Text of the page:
A Day in Togo…

By Elizabeth Greenlee

The alarm goes off on Zach´s phone, but my body doesn’t want to wake up or get out of bed. I slowly open my eyes and can´t help but think…¨I´m in Africa!!¨ The sound of birds galore and a rooster, who thinks it is his job to announce what time of day it is at random intervals throughout the day, is how each day starts out here. The coffee pot, which is just as vital here to our survival as it is in California, starts to gurgle. The kids slowly wake up and make their breakfasts. Cereal and milk here are just not the same as back home, no matter how hard they try to close their eyes and pretend that it is. You can actually keep milk out of the fridge until opened. I’m not even kidding. We do have the option of making powdered milk, but none of us are really up for that taste bud adventure yet.

We all do an ant check of the floors and counters. Ants here are ferocious. They can take over quickly and in big numbers. And their bites hurt like the dickens! Once the perimeters have been secured, we reload the ant poison spots if needed and move on to the next chores. The water cooler needs to be changed, which means rinsing the big thing out and replacing the previously frozen water bottles used to chill our water for us with new ones from the freezer. We do this because we don’t have an ice maker and only two ice trays. This makes having cold drinks all day long a little less of a challenge…so we’ve Macgyver’d it and reuse milk bottles as ice jugs.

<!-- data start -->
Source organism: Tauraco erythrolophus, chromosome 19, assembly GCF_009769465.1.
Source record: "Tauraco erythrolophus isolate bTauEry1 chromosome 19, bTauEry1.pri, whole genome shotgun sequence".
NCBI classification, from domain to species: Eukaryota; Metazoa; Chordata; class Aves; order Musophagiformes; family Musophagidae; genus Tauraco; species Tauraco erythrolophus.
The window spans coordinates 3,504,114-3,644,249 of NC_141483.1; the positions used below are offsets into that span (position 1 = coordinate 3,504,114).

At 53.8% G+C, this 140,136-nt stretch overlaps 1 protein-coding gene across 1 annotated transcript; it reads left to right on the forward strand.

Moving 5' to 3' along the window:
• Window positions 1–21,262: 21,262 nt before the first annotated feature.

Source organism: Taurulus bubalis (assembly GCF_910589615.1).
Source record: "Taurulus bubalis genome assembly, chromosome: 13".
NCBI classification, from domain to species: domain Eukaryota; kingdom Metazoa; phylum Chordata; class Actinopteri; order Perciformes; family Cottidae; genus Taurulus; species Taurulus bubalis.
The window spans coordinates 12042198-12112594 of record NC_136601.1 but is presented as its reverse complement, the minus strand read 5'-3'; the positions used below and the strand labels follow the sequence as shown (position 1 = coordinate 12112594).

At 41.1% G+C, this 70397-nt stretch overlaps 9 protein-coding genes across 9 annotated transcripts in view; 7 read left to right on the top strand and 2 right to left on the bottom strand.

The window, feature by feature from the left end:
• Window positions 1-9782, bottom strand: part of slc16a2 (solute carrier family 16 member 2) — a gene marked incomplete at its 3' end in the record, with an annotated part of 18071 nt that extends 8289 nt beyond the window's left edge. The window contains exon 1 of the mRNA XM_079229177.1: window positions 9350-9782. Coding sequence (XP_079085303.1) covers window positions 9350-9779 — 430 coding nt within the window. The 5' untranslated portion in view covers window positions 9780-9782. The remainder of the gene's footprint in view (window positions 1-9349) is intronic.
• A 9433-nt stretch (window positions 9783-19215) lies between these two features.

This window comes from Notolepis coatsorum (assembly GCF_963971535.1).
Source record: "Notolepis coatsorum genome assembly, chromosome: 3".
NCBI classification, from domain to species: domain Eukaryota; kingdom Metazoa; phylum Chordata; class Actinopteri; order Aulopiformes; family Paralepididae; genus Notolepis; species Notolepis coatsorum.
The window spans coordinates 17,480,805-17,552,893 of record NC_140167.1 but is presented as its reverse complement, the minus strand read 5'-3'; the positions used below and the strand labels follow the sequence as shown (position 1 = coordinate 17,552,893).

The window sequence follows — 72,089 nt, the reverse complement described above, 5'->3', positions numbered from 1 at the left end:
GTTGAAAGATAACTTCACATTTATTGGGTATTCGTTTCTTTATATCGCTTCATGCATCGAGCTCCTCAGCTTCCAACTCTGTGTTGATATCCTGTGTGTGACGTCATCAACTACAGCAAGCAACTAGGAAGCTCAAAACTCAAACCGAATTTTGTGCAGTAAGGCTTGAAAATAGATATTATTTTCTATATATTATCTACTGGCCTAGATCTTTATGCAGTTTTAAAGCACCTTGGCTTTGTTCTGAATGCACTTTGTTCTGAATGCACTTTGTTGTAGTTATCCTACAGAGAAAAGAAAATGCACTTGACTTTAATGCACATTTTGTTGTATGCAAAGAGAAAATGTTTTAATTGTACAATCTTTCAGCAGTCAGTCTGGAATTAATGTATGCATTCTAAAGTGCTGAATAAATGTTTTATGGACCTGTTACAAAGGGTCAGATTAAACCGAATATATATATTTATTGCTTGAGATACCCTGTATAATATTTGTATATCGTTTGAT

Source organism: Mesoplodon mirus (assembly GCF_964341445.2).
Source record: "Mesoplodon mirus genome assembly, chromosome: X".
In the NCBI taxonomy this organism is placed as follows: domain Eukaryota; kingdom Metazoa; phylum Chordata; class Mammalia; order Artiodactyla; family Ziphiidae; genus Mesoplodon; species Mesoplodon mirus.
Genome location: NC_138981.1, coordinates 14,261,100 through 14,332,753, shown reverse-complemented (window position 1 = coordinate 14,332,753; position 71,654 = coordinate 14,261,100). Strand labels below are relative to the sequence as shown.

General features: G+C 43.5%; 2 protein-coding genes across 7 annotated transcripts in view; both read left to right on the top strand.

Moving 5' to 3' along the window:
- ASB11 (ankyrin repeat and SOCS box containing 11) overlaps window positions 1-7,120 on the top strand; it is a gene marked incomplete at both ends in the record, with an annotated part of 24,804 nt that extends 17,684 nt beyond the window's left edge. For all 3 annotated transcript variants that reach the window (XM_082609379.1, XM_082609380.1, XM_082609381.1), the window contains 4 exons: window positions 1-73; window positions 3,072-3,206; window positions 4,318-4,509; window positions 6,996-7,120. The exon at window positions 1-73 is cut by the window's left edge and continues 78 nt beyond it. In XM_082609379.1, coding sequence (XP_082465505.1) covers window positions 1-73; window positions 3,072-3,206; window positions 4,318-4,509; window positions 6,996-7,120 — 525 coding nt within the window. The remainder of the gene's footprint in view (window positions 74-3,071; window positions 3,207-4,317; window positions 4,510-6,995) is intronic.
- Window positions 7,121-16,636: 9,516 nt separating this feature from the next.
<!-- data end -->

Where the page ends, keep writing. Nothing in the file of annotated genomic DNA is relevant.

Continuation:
Once the water cooler is filled and the ice trays emptied and refilled, it´s on to figuring out the meals for the day and prepping accordingly. Mondays are usually bread making,fruit and veggie buying and washing, and laundry days. Actually, everyday is laundry day since it takes about 2 or 3 days to get laundry dried here during the rainy season.

Making bread from scratch has been a fun challenge as I try out recipes and see which ones work best in this EXTREMELY humid climate and with all the new kinds of flour and yeast they have here! I have experimented with the Irish Soda bread, which unfortunately came out looking like a blob that resembled Jabba the Hutt, it tasted more like biscuits than bread. Tried my hand at potato buns, but potatoes here don’t seem to cook all the way through no matter how long I cook them so they didn’t come out look anything like the picture or tasted like the ones we get back home but were good nonetheless. The most success I have had was with french bread and white bread. It seems to turn out the best and last the longest, but once it has sat out for 10 minutes the all powerful African Humidity has sucked out all crispiness from the crust…humidity is unlike any kind of humidity I have ever experienced!